Daily Archives: November 17, 2010

Global Tobacco Industry: Cigarette Cost

I’ll tell you why I like the cigarette business. It cost a penny to make. Sell it for a dollar. It’s addictive. And there’s a fantastic brand loyalty. - Warren Buffett

Uruguay vs. Philip Morris

On July 23, 2010, Uruguay’s minister of health went on state television to explain the major public health initiatives planned for the smoking in Uruguayfive-year term of new President José Mujica. But the seemingly routine talk came with a twist — two “minor” changes to planned new controls on tobacco sales.

Extraordinary Influence of Big Tobacco inside Russia

Big tobacco’s influence inside Russia dates back to 1992, when the Russian government’s monopoly in tobacco products ended. Multinational tobacco giants Philip Morris and British American Tobacco swiftly moved in, followed by Japan Tobacco, attracted by one of the world’s largest and fastest growing cigarette markets. The attractions for the industry were numerous: a substantial pool of current smokers, large numbers of potential new smokers among women and youths, weak anti-tobacco legislation, and a political climate in which the tobacco companies could exert political influence – both in Russia and among other former Soviet republics.

Big Tobacco’s New Frontier: Developing World

The International Consortium of Investigative Journalists (ICIJ) has issued many excellent reports about the tobacco industry big tobacco industryincluding one released this week. This new report talks at length about the manner in which Big Tobacco is now increasingly lobbying the developing world, where rules are still lax and apparently easier to bend or break (compared to the developed world) and potential for new business is enormous.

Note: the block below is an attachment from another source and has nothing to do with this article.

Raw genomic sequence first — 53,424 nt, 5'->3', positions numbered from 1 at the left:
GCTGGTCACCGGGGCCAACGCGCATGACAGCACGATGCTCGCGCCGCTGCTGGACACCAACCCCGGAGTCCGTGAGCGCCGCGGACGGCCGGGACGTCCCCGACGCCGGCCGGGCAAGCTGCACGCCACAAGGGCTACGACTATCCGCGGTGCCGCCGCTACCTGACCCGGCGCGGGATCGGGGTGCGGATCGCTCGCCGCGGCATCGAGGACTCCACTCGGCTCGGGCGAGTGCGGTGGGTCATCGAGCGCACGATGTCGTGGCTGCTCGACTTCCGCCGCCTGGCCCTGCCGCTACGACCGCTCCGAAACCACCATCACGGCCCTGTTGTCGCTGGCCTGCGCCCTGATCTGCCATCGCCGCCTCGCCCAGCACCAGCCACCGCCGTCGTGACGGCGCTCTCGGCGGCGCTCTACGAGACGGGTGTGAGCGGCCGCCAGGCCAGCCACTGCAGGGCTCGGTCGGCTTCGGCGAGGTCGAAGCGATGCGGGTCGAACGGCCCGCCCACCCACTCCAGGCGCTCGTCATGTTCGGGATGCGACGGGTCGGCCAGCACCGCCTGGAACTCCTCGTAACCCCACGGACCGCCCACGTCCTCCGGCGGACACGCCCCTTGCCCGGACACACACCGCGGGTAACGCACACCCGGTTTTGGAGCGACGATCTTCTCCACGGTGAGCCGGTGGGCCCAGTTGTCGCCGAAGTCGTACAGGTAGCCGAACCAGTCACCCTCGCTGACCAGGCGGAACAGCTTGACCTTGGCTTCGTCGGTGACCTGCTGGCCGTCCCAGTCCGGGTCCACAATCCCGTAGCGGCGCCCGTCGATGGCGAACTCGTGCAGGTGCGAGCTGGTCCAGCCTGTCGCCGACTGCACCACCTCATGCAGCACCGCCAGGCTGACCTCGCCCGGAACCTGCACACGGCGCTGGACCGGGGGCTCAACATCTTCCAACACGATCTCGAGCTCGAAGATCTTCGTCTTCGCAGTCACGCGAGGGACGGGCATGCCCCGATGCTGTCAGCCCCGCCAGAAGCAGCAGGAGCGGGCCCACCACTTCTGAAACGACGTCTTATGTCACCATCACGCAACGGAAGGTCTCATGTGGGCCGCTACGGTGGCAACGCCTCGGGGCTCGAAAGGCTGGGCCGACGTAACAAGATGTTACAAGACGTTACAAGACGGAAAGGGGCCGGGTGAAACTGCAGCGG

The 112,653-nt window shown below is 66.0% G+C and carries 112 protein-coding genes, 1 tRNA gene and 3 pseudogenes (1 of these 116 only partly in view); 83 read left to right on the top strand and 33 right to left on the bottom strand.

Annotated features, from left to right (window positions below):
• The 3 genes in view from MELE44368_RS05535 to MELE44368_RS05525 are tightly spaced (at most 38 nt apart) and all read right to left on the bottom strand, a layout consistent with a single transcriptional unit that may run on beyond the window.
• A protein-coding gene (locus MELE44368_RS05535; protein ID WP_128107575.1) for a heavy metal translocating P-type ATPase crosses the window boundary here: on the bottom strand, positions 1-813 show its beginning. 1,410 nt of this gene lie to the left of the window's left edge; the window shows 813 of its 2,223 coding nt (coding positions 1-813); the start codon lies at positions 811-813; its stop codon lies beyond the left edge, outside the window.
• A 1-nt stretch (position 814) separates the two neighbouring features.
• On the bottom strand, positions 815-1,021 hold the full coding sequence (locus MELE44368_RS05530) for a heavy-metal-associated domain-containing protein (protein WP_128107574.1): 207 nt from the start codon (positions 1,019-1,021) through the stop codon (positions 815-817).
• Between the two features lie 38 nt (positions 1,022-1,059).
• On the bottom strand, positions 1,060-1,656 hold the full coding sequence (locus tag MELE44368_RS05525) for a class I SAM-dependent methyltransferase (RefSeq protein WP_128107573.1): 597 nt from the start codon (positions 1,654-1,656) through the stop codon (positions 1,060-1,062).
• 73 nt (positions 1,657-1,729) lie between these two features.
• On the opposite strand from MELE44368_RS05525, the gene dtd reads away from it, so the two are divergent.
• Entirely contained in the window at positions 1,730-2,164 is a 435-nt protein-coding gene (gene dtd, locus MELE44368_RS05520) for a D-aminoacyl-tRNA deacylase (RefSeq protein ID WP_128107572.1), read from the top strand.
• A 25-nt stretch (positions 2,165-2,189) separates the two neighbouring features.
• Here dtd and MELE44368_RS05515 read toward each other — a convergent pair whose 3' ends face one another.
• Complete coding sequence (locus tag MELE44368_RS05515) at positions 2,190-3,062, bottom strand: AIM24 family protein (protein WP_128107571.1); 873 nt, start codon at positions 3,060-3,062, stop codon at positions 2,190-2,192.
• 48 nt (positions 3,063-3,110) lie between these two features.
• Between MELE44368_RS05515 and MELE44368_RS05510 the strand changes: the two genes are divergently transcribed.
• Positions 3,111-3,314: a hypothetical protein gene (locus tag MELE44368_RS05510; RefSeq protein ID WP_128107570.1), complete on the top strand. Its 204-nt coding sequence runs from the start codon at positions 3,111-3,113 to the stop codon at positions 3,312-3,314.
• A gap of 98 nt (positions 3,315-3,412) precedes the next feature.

Tobacco Lobby Goes Global

Multinational tobacco companies for years have been battered by politicians and lawyers in the United States and other developed nations like Australia and France. The global reputation of tobacco executives ranks near the bottom in public standing surveys. Market growth in the developed world has flattened out or declined. In the United States, the number of men who smoke dropped from 52 percent in 1965 to half that today. It appears to be so bad for the industry that one consulting group said selling tobacco represents “the worst operating environment in the world.”